Tanner graphs

A Tanner graph for a binary (n, k, d ) code $\ensuremath{\mathbb{C}}$ is a bipartite graph whose adjacency matrix is the parity-check matrix of $\ensuremath{\mathbb{C}}$. The left part of the graph consists of site nodes which correspond to symbol bits of the code, and the right part of the graph consists of check nodes which correspond to parity checks in the graph. Thus the number of edges in any Tanner graph for a linear code  $ \mathbb {C}$ of length n is O(n2), so that the graph's complexity grows quadratically with length, regardless of the code. Figure 1.5 gives a parity-check matrix and corresponding Tanner graph for a sample binary, linear code.

Figure 1.5: H is the parity-check matrix for a (5, 2, 3) binary, linear code. The accompanying figure is its Tanner graph, in which the left nodes correspond to symbol bits and the right nodes correspond to parity-checks.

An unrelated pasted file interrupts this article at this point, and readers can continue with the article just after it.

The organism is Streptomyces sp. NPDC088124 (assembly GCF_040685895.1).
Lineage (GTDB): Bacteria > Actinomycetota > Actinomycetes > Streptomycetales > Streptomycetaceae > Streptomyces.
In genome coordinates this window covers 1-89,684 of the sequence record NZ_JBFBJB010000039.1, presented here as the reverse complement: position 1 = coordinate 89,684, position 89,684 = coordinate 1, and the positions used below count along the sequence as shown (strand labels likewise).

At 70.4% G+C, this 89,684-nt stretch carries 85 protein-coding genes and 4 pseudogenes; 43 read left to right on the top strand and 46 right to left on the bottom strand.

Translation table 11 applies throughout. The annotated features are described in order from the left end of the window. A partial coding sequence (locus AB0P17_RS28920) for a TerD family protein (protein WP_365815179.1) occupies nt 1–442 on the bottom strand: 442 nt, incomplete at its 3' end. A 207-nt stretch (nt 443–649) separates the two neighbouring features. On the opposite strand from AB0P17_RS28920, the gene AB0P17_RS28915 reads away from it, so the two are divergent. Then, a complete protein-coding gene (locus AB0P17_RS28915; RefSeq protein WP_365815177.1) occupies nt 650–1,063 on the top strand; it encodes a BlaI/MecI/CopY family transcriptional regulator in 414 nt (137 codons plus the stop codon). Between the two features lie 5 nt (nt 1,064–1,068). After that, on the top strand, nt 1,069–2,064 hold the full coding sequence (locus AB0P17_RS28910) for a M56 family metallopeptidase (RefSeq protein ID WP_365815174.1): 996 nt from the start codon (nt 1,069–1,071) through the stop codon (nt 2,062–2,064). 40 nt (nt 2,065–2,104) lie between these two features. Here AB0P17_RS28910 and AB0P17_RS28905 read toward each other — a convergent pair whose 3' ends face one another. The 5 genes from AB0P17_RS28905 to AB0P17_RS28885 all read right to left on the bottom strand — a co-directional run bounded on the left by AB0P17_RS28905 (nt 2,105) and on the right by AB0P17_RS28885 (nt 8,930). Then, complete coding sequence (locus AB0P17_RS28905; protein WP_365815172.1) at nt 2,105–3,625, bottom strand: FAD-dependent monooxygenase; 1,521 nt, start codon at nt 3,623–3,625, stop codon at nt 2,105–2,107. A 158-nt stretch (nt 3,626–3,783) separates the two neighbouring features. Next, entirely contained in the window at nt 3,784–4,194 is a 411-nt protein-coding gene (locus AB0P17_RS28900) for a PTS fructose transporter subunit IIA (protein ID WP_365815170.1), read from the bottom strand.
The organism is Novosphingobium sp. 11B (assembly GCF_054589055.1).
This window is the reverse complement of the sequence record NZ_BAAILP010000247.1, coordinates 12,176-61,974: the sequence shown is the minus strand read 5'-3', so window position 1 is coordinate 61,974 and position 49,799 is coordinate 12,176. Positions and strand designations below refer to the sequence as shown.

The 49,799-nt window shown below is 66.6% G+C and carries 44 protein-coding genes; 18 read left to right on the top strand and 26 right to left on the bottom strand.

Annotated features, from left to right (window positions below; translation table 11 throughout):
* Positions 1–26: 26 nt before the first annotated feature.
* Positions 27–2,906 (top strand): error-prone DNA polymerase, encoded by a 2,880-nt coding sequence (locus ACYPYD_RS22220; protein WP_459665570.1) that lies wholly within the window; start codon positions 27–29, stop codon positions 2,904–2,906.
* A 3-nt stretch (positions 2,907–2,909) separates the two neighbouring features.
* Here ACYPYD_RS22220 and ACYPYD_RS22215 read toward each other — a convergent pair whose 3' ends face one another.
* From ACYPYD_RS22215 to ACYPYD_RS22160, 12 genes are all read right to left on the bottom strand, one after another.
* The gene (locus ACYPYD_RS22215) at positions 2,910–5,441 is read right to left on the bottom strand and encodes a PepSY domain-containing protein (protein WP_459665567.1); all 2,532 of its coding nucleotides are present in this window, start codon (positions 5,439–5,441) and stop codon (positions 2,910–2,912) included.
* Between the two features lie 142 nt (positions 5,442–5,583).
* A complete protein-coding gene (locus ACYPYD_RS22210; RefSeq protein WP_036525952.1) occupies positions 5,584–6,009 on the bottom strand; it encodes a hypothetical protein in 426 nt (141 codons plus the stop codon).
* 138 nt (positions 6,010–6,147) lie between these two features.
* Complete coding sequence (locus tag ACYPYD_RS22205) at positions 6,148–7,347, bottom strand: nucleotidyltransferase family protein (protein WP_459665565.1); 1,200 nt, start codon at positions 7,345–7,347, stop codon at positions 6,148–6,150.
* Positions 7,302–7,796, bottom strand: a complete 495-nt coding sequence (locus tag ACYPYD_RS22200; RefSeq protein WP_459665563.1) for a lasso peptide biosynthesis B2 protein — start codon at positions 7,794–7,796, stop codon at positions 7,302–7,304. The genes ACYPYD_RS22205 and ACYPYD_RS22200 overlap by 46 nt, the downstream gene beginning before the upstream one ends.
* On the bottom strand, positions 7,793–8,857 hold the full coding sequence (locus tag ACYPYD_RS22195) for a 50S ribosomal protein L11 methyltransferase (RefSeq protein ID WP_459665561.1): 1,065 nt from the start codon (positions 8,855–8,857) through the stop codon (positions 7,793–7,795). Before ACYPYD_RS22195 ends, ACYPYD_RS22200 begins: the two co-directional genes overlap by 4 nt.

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A generalized version of the Viterbi algorithm, known as the min-sum algorithm [66], might allow for decoding with Tanner graphs. This is an iterative algorithm which tries to spread bit-error information throughout the Tanner graph. Thus, check nodes repeatedly minimize error among legal site configurations neighboring them, and site nodes repeatedly sum errors from their neighbors. This iterative algorithm provenly converges [1,55,66] to a maximum-likelihood decision for cycle-free Tanner graphs, although it does not necessarily converge or decode correctly if the graph has a cycle. Thus, if we can represent $\ensuremath{\mathbb{C}}$ by a Tanner graph without cycles, then maximum-likelihood decoding of $\ensuremath{\mathbb{C}}$ can be achieved in time O(n2) using the min-sum algorithm.